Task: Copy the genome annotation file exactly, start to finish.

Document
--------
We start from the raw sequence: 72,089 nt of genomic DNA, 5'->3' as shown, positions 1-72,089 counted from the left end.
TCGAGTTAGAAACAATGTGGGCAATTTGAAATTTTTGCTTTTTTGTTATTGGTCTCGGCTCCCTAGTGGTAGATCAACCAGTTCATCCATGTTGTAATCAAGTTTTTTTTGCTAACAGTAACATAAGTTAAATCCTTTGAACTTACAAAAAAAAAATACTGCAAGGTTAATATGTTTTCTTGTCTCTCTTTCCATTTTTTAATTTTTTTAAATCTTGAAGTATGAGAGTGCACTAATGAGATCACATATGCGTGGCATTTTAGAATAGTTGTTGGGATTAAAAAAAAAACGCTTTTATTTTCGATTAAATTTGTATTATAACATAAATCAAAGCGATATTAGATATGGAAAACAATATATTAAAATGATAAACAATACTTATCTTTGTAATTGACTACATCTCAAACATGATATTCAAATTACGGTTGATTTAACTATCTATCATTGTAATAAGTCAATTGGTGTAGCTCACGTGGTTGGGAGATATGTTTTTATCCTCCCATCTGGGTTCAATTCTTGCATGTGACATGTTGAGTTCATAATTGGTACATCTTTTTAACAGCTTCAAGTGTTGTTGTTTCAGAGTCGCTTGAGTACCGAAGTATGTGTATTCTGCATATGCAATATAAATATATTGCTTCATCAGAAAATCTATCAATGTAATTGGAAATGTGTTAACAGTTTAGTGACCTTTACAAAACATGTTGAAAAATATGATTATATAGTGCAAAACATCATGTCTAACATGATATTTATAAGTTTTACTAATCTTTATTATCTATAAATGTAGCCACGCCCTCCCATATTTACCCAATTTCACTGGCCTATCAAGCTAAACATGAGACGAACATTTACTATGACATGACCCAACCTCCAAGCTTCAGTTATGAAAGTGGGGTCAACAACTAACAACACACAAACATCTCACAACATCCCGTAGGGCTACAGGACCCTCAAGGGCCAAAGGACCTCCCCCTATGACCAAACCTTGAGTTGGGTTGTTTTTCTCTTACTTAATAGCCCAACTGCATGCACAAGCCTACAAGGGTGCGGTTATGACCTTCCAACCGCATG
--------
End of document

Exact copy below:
We start from the raw sequence: 72,089 nt of genomic DNA, 5'->3' as shown, positions 1-72,089 counted from the left end.
TCGAGTTAGAAACAATGTGGGCAATTTGAAATTTTTGCTTTTTTGTTATTGGTCTCGGCTCCCTAGTGGTAGATCAACCAGTTCATCCATGTTGTAATCAAGTTTTTTTTGCTAACAGTAACATAAGTTAAATCCTTTGAACTTACAAAAAAAAAATACTGCAAGGTTAATATGTTTTCTTGTCTCTCTTTCCATTTTTTAATTTTTTTAAATCTTGAAGTATGAGAGTGCACTAATGAGATCACATATGCGTGGCATTTTAGAATAGTTGTTGGGATTAAAAAAAAAACGCTTTTATTTTCGATTAAATTTGTATTATAACATAAATCAAAGCGATATTAGATATGGAAAACAATATATTAAAATGATAAACAATACTTATCTTTGTAATTGACTACATCTCAAACATGATATTCAAATTACGGTTGATTTAACTATCTATCATTGTAATAAGTCAATTGGTGTAGCTCACGTGGTTGGGAGATATGTTTTTATCCTCCCATCTGGGTTCAATTCTTGCATGTGACATGTTGAGTTCATAATTGGTACATCTTTTTAACAGCTTCAAGTGTTGTTGTTTCAGAGTCGCTTGAGTACCGAAGTATGTGTATTCTGCATATGCAATATAAATATATTGCTTCATCAGAAAATCTATCAATGTAATTGGAAATGTGTTAACAGTTTAGTGACCTTTACAAAACATGTTGAAAAATATGATTATATAGTGCAAAACATCATGTCTAACATGATATTTATAAGTTTTACTAATCTTTATTATCTATAAATGTAGCCACGCCCTCCCATATTTACCCAATTTCACTGGCCTATCAAGCTAAACATGAGACGAACATTTACTATGACATGACCCAACCTCCAAGCTTCAGTTATGAAAGTGGGGTCAACAACTAACAACACACAAACATCTCACAACATCCCGTAGGGCTACAGGACCCTCAAGGGCCAAAGGACCTCCCCCTATGACCAAACCTTGAGTTGGGTTGTTTTTCTCTTACTTAATAGCCCAACTGCATGCACAAGCCTACAAGGGTGCGGTTATGACCTTCCAACCGCATG